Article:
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Laboratory for Atmospheric and Space Physics

SOLSTICE Version 15

October 1, 2015

By Marty Snow – LASP, University of Colorado

The latest version of SOLSTICE data has just been released. It includes several important corrections that improve the data quality.

SOLSTICE V15 Oct 2015

Sample time series showing the difference between versions 14 and 15 for SORCE SOLSTICE. The previous version is shown in black, while the new version is shown in red. (SOLSTICE V15 Oct 2015)

We have made two changes related to the January 2006 slit anomaly with the following effects: the discontinuity in the time series has been removed at most wavelengths, and the degradation correction is now fit separately before and after this event. We will continue to analyze the data from the first few years of the mission to improve our understanding of the instrument degradation during the decline of SC 23.

Another correction is that we have discovered the cause of the annual oscillation in the SOLSTICE data. Although we make a correction for the Sun-Earth distance (1/r2), we had not made a correction for the geometrical illumination of the optics due to the change in apparent size of the Sun. Using our weekly “haystack” measurements, we calculated a change in the average responsivity over the year. This second order correction has been a great success in removing the periodic artifact from the data.

Finally, we have corrected for responsivity changes seen after the two extended safe-holds (six weeks in 2011 and six months in 2013). Without stellar measurements to track absolute responsivity, we have had to use comparisons to proxy models to estimate short term changes in the instrument. We have applied offsets to the responsivity using the SATIRE-S model. These offsets do not influence long term trends in the data, and we have added to the irradiance uncertainty. Version 14 applied such a correction to only the 2014+ data and only in the MUV. Version 15 also corrects data in 2012-2013 time frame and both FUV and MUV channels.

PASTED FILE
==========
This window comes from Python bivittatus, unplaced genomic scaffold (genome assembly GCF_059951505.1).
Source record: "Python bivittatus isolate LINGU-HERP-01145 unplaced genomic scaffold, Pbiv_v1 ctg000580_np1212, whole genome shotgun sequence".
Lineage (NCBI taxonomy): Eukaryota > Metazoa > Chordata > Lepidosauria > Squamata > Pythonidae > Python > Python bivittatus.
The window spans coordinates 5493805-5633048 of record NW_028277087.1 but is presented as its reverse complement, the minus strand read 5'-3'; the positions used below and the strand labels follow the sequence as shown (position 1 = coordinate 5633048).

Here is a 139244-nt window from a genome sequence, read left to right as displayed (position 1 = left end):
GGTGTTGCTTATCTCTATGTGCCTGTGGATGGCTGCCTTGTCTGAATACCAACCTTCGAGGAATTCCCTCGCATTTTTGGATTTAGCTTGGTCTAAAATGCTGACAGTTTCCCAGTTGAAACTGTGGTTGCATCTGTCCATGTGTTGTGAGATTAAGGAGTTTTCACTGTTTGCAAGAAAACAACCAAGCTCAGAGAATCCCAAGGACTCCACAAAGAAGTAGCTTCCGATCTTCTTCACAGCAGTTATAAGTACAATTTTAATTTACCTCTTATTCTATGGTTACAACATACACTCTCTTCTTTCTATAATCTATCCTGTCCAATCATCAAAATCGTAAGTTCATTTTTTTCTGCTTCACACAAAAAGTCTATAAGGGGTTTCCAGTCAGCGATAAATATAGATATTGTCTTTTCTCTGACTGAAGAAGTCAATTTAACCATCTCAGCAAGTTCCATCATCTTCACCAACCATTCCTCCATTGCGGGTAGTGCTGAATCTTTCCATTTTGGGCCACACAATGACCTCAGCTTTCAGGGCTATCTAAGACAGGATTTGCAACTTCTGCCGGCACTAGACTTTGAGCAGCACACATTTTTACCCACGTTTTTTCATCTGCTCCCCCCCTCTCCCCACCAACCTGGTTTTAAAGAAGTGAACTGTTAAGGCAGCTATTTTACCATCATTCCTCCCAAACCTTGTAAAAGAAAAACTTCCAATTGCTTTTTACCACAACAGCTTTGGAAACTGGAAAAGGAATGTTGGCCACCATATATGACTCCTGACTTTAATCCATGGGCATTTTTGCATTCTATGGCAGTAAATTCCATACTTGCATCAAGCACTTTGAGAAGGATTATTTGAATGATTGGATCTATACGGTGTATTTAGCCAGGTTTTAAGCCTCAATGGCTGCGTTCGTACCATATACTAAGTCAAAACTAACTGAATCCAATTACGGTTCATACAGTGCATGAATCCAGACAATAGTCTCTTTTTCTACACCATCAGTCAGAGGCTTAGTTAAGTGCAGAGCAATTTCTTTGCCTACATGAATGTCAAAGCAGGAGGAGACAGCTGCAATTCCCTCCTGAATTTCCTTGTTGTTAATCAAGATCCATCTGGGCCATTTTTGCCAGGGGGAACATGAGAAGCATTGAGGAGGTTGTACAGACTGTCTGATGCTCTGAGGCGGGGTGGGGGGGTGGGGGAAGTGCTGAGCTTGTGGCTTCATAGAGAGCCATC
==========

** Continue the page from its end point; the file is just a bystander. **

Solar cycle variability for the new version of SOLSTICE data compared to the previous version and the NRLSSI-1 model for the decline of cycle 23 and the rise of cycle 24.

The solar cycle trends in the current version of SOLSTICE data are very similar to previous versions. The following plot shows the old version (black and gray), the new version (red and salmon), and the NRLSSI-1 model (blue and dodger blue) solar cycle variability for both the decline of cycle 23 and the rise of cycle 24. As before, SOLSTICE data is similar to model predictions for cycle 24, and still shows larger than expected variability in cycle 23.

We will continue to analyze the early-mission calibration data to derive the best degradation correction. In the past month, we have begun to take new calibration measurements to correct for the solar-stellar field-of-view, and we are working with the mission operations team to investigate the possibility of resuming some stellar measurements! The future for SOLSTICE is very bright…almost as bright as the Sun!

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